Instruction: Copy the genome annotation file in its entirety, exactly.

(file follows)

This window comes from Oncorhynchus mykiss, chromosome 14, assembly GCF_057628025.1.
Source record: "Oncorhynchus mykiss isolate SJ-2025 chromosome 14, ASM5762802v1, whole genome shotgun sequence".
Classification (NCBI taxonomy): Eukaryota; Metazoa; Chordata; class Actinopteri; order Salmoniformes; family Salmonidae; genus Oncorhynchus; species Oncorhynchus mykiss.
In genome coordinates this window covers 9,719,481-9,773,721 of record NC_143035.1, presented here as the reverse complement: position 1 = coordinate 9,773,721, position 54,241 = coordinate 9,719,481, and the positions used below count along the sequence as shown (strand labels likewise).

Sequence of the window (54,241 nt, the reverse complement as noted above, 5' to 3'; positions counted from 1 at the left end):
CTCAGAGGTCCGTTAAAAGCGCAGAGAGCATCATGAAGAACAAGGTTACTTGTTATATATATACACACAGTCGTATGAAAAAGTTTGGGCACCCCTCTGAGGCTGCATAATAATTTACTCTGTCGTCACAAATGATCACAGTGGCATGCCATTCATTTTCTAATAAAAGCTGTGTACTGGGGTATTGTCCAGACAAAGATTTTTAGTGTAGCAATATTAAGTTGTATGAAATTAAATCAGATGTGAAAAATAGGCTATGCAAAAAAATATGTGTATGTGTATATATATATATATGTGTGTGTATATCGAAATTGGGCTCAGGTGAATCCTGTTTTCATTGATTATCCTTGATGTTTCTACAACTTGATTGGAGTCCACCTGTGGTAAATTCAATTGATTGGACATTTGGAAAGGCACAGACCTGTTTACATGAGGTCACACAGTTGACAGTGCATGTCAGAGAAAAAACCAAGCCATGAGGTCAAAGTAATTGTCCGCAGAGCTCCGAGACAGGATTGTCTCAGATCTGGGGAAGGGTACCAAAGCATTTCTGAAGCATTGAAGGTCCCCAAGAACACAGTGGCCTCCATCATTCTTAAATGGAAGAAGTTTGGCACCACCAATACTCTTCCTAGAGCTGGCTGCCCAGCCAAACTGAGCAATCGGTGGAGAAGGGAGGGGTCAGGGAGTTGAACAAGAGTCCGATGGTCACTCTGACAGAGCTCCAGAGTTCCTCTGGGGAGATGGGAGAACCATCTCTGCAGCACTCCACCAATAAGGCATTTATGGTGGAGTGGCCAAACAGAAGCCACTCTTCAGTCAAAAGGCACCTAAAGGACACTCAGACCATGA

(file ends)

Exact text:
This window comes from Oncorhynchus mykiss, chromosome 14, assembly GCF_057628025.1.
Source record: "Oncorhynchus mykiss isolate SJ-2025 chromosome 14, ASM5762802v1, whole genome shotgun sequence".
Classification (NCBI taxonomy): Eukaryota; Metazoa; Chordata; class Actinopteri; order Salmoniformes; family Salmonidae; genus Oncorhynchus; species Oncorhynchus mykiss.
In genome coordinates this window covers 9,719,481-9,773,721 of record NC_143035.1, presented here as the reverse complement: position 1 = coordinate 9,773,721, position 54,241 = coordinate 9,719,481, and the positions used below count along the sequence as shown (strand labels likewise).

Sequence of the window (54,241 nt, the reverse complement as noted above, 5' to 3'; positions counted from 1 at the left end):
CTCAGAGGTCCGTTAAAAGCGCAGAGAGCATCATGAAGAACAAGGTTACTTGTTATATATATACACACAGTCGTATGAAAAAGTTTGGGCACCCCTCTGAGGCTGCATAATAATTTACTCTGTCGTCACAAATGATCACAGTGGCATGCCATTCATTTTCTAATAAAAGCTGTGTACTGGGGTATTGTCCAGACAAAGATTTTTAGTGTAGCAATATTAAGTTGTATGAAATTAAATCAGATGTGAAAAATAGGCTATGCAAAAAAATATGTGTATGTGTATATATATATATATGTGTGTGTATATCGAAATTGGGCTCAGGTGAATCCTGTTTTCATTGATTATCCTTGATGTTTCTACAACTTGATTGGAGTCCACCTGTGGTAAATTCAATTGATTGGACATTTGGAAAGGCACAGACCTGTTTACATGAGGTCACACAGTTGACAGTGCATGTCAGAGAAAAAACCAAGCCATGAGGTCAAAGTAATTGTCCGCAGAGCTCCGAGACAGGATTGTCTCAGATCTGGGGAAGGGTACCAAAGCATTTCTGAAGCATTGAAGGTCCCCAAGAACACAGTGGCCTCCATCATTCTTAAATGGAAGAAGTTTGGCACCACCAATACTCTTCCTAGAGCTGGCTGCCCAGCCAAACTGAGCAATCGGTGGAGAAGGGAGGGGTCAGGGAGTTGAACAAGAGTCCGATGGTCACTCTGACAGAGCTCCAGAGTTCCTCTGGGGAGATGGGAGAACCATCTCTGCAGCACTCCACCAATAAGGCATTTATGGTGGAGTGGCCAAACAGAAGCCACTCTTCAGTCAAAAGGCACCTAAAGGACACTCAGACCATGA